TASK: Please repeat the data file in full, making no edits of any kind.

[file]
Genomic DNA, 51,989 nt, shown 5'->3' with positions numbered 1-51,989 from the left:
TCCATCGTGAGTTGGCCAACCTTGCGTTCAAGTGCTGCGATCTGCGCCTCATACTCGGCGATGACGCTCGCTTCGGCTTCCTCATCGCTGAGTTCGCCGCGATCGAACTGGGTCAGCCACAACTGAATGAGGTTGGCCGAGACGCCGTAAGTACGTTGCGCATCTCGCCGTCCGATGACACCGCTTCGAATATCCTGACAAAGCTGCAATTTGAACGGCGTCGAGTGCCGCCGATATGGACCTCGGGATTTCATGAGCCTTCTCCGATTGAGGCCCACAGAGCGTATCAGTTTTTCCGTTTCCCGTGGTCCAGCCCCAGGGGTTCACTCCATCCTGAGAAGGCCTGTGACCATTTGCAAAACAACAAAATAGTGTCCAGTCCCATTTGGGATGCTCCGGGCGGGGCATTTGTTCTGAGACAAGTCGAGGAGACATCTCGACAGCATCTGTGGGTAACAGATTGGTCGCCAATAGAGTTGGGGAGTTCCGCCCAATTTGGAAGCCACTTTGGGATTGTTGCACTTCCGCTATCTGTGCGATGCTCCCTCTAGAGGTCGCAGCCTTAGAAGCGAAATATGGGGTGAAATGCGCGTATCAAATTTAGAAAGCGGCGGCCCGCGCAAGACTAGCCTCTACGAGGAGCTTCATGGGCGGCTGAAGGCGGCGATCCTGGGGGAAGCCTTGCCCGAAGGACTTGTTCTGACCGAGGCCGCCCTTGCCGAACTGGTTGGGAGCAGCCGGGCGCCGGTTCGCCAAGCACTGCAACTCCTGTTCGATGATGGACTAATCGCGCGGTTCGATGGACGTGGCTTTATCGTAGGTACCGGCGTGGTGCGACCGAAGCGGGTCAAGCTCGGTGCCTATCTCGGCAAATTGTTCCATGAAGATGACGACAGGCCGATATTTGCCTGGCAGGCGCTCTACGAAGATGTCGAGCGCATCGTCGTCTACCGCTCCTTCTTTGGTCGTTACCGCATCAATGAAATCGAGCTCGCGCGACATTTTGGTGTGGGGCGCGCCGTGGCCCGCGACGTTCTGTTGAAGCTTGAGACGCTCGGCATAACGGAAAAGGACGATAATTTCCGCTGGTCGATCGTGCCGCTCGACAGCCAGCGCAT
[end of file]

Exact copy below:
Genomic DNA, 51,989 nt, shown 5'->3' with positions numbered 1-51,989 from the left:
TCCATCGTGAGTTGGCCAACCTTGCGTTCAAGTGCTGCGATCTGCGCCTCATACTCGGCGATGACGCTCGCTTCGGCTTCCTCATCGCTGAGTTCGCCGCGATCGAACTGGGTCAGCCACAACTGAATGAGGTTGGCCGAGACGCCGTAAGTACGTTGCGCATCTCGCCGTCCGATGACACCGCTTCGAATATCCTGACAAAGCTGCAATTTGAACGGCGTCGAGTGCCGCCGATATGGACCTCGGGATTTCATGAGCCTTCTCCGATTGAGGCCCACAGAGCGTATCAGTTTTTCCGTTTCCCGTGGTCCAGCCCCAGGGGTTCACTCCATCCTGAGAAGGCCTGTGACCATTTGCAAAACAACAAAATAGTGTCCAGTCCCATTTGGGATGCTCCGGGCGGGGCATTTGTTCTGAGACAAGTCGAGGAGACATCTCGACAGCATCTGTGGGTAACAGATTGGTCGCCAATAGAGTTGGGGAGTTCCGCCCAATTTGGAAGCCACTTTGGGATTGTTGCACTTCCGCTATCTGTGCGATGCTCCCTCTAGAGGTCGCAGCCTTAGAAGCGAAATATGGGGTGAAATGCGCGTATCAAATTTAGAAAGCGGCGGCCCGCGCAAGACTAGCCTCTACGAGGAGCTTCATGGGCGGCTGAAGGCGGCGATCCTGGGGGAAGCCTTGCCCGAAGGACTTGTTCTGACCGAGGCCGCCCTTGCCGAACTGGTTGGGAGCAGCCGGGCGCCGGTTCGCCAAGCACTGCAACTCCTGTTCGATGATGGACTAATCGCGCGGTTCGATGGACGTGGCTTTATCGTAGGTACCGGCGTGGTGCGACCGAAGCGGGTCAAGCTCGGTGCCTATCTCGGCAAATTGTTCCATGAAGATGACGACAGGCCGATATTTGCCTGGCAGGCGCTCTACGAAGATGTCGAGCGCATCGTCGTCTACCGCTCCTTCTTTGGTCGTTACCGCATCAATGAAATCGAGCTCGCGCGACATTTTGGTGTGGGGCGCGCCGTGGCCCGCGACGTTCTGTTGAAGCTTGAGACGCTCGGCATAACGGAAAAGGACGATAATTTCCGCTGGTCGATCGTGCCGCTCGACAGCCAGCGCAT